Backcountry Safety

Pack the Essentials

When we set out for a hike or a day in the woods, we never expect to have anything bad happen. However, things can go instantly and terribly wrong: a sprained ankle, a bad thunderstorm, getting lost. Being prepared for the worst doesn't mean you have to carry a monster-sized pack, but it can make the difference between just being miserable for awhile and having your survival jeopardized.

Whether you are planning to be out for a few hours, or a day or more, it is essential for your survival to be prepared in case something goes wrong. Your day pack or fanny pack should include, at the bare minimum, the following:

  • Extra Drinking Water- Dehydration will increase the probability of hypothermia and fatigue.  Do not count on finding fresh water when you need it.
  • Extra Food – Items like energy bars are light, easily carried, and loaded with nutrients.
  • Extra clothing - Items such as socks, extra layers, warm hat and dry gloves, will keep you warm and help prevent hypothermia. You can become hypothermic in temperatures as warm as 50 degrees(F). Wool is excellent, as it will keep you warm even when it’s wet.
  • Sunglasses- Our high country sun is very strong, and can cause eye fatigue and discomfort.  Sunglasses also protect your eyes from wind.
  • Pocket Knife – Invaluable for many purposes – cutting, scraping, building.  Many pocket knives contain additional useful tools, all in a compact, lightweight package.
  • Compass- If you get lost this could be a lifesaver.  Know how to use it!
  • Fire Starters – Matches and lighters are a must in case you get stuck out overnight and need a fire to stay warm. Know how to build a fire!
  • Whistle - Easier on your throat and carries much better, if you need to yell for help.
  • Flashlight/Headlamp – It can be really dark at night in the wilderness – especially if the sky is cloudy.  Not only will you need it to see, it can be a great comfort if you are lost or hurt.
  • Space Blanket – Light, cheap, and easy to pack, this will give you a dry surface to sit on, a windproof & waterproof outer layer, a heat reflector a wind blocker and a shelter.
  • Personal First Aid Kit – At minimum it should contain band-aids, painkiller such as aspirin or ibuprofen, duct tape, first aid tape, gauze, alcohol/iodine wipes, and blister care.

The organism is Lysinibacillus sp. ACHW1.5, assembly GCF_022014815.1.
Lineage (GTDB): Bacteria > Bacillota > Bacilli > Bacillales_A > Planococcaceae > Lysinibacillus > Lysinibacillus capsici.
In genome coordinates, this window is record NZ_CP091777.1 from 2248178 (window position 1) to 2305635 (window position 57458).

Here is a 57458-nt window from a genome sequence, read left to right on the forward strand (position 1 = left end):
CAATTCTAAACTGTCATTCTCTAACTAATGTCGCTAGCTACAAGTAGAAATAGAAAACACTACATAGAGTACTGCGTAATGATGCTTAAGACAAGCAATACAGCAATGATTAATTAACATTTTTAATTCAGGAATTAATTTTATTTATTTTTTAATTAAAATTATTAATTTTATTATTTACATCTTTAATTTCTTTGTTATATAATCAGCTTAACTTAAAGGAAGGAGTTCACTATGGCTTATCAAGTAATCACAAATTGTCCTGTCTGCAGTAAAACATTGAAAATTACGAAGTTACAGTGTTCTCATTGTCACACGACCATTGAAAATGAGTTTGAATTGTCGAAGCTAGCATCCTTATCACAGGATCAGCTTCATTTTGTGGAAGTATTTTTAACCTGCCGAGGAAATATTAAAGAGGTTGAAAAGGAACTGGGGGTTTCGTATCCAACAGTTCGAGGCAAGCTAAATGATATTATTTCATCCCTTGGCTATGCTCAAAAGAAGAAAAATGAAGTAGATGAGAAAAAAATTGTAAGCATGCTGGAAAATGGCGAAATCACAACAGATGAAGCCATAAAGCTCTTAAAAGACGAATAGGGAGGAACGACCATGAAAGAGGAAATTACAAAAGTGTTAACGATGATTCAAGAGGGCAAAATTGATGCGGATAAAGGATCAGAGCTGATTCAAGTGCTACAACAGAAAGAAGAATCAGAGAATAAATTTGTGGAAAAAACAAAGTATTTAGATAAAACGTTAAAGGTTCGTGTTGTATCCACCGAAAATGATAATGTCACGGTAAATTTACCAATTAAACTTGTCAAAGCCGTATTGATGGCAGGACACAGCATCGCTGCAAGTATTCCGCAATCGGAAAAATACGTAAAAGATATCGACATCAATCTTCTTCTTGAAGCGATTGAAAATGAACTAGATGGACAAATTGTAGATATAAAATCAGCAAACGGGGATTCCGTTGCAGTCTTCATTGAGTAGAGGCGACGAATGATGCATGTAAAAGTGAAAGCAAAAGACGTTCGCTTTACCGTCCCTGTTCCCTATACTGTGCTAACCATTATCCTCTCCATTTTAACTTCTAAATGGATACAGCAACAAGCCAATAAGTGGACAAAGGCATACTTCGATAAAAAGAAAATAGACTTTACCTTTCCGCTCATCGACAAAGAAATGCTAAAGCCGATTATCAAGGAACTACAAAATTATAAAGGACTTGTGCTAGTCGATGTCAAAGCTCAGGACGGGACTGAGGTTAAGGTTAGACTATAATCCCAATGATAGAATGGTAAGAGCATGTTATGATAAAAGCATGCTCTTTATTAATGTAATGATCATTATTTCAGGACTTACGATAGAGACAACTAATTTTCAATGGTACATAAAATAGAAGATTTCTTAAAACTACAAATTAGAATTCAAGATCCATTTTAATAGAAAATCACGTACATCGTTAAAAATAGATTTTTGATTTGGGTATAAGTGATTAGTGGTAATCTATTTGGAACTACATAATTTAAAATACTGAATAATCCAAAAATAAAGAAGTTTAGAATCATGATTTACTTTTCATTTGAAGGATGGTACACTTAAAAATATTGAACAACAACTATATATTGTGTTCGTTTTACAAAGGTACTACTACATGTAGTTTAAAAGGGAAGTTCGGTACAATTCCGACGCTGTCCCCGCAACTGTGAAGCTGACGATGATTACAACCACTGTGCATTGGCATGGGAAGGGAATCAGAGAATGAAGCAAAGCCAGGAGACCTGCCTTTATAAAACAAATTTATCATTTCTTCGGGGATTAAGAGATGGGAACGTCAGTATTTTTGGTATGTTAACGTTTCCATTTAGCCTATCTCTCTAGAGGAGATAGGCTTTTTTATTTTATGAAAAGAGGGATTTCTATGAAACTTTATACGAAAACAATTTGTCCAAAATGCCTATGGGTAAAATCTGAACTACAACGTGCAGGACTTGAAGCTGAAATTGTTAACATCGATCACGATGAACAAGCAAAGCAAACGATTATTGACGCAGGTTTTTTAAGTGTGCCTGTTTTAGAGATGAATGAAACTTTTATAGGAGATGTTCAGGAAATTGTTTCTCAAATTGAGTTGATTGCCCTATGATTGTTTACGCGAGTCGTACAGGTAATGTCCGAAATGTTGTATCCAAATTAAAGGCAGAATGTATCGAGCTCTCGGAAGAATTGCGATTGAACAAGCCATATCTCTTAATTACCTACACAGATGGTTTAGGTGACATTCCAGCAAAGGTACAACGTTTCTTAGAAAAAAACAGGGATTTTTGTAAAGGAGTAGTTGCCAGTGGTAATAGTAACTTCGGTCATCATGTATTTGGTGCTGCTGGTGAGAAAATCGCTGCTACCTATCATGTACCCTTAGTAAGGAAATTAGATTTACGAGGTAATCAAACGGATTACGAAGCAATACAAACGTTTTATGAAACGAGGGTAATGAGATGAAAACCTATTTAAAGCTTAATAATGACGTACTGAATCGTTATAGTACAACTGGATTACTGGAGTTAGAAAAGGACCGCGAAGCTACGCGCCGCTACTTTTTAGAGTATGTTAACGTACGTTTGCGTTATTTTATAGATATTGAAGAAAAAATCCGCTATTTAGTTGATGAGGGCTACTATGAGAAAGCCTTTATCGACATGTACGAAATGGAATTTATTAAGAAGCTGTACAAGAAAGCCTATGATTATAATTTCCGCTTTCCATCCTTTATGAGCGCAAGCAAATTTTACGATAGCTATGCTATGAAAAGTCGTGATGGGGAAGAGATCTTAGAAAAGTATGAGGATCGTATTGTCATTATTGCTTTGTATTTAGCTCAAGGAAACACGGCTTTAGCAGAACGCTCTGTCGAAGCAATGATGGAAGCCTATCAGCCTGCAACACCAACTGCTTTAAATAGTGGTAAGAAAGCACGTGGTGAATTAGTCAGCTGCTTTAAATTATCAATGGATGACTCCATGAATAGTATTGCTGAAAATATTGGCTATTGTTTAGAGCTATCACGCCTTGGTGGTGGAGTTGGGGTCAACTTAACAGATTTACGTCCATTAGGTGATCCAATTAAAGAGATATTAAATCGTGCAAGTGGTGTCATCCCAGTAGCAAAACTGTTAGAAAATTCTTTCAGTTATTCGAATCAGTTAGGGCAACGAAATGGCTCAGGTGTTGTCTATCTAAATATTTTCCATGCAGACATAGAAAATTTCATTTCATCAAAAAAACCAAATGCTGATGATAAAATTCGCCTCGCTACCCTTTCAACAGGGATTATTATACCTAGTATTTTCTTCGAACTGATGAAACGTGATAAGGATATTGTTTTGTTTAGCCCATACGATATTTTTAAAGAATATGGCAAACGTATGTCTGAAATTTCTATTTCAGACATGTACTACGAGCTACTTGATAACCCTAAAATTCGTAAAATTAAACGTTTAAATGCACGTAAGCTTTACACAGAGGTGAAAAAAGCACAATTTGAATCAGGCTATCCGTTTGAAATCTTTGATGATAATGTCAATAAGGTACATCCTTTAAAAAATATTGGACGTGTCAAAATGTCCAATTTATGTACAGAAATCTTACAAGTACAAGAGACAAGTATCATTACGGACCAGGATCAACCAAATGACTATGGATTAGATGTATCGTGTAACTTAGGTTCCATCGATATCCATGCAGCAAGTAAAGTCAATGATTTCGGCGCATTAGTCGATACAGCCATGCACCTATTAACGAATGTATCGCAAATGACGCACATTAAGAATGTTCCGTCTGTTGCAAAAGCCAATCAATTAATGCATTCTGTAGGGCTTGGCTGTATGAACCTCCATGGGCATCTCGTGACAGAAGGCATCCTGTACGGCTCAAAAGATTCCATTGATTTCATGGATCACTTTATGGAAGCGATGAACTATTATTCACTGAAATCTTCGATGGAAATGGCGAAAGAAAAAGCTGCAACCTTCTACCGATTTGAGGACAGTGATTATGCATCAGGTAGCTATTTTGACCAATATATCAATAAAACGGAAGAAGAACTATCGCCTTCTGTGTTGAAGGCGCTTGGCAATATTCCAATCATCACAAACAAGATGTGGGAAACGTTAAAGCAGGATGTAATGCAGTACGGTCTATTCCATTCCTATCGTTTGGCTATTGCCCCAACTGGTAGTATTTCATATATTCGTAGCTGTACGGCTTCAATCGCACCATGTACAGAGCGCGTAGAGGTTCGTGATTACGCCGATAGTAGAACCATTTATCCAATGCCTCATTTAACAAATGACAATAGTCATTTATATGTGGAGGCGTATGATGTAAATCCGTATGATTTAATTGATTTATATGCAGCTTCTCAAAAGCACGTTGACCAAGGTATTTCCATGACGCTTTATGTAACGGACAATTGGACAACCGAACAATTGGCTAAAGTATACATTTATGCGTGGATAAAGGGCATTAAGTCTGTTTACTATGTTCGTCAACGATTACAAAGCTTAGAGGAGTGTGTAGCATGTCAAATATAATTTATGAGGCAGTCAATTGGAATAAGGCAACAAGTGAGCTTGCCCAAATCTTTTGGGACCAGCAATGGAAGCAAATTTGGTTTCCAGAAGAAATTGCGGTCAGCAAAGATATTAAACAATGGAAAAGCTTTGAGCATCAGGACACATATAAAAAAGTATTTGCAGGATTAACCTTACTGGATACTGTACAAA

Giardia is a microscopic organism that may be present in the water. If ingested, can cause diarrhea, nausea, weakness, and a fever. Filtering, boiling or using iodine tablets can eliminate the organism.

Weather and Elevation

Be aware that the weather in the high country can change rapidly. Temperatures below freezing and snow can occur any month of the year. Be prepared for all weather. In case of lightning, move down from high ground. Avoid ridge tops and open meadows and single trees.  Think ahead and get to safe areas before the storm hits.

Altitude Sickness

Visitors and stock coming from lower elevation need time to adjust to the high altitude. Symptoms are headaches, lighheadedness, nausea and dizziness.  Drinking enough water can help, but if taken by altitude sickness, the only cure is to return to lower elevation.

Staying Found

  • Although trail signs are found at most trail starting points and junctions, it is recommended that you obtain a topographic map for your travels.
  • Always let someone know where you are going, and when you will be back.
  • Always carry a map and compass and have the ability to use them.
  • Fill out the trailhead registration sheet when you enter.

Forest Fire

  • If you see a forest fire...
  • Do not attempt to suppress it, report it immediately!
  • Keep well away from it, there is always the danger of falling trees, snags and rolling rocks.
  • Always travel below or down valley from a fire.
  • Safe areas include rock outcrops, alpine meadows and aspen patches. 

Bears and other wild animals

99% of the time, wild animals are more afraid of you, than you are of them. However, preparedness is best. View helpful information about living with wildlife.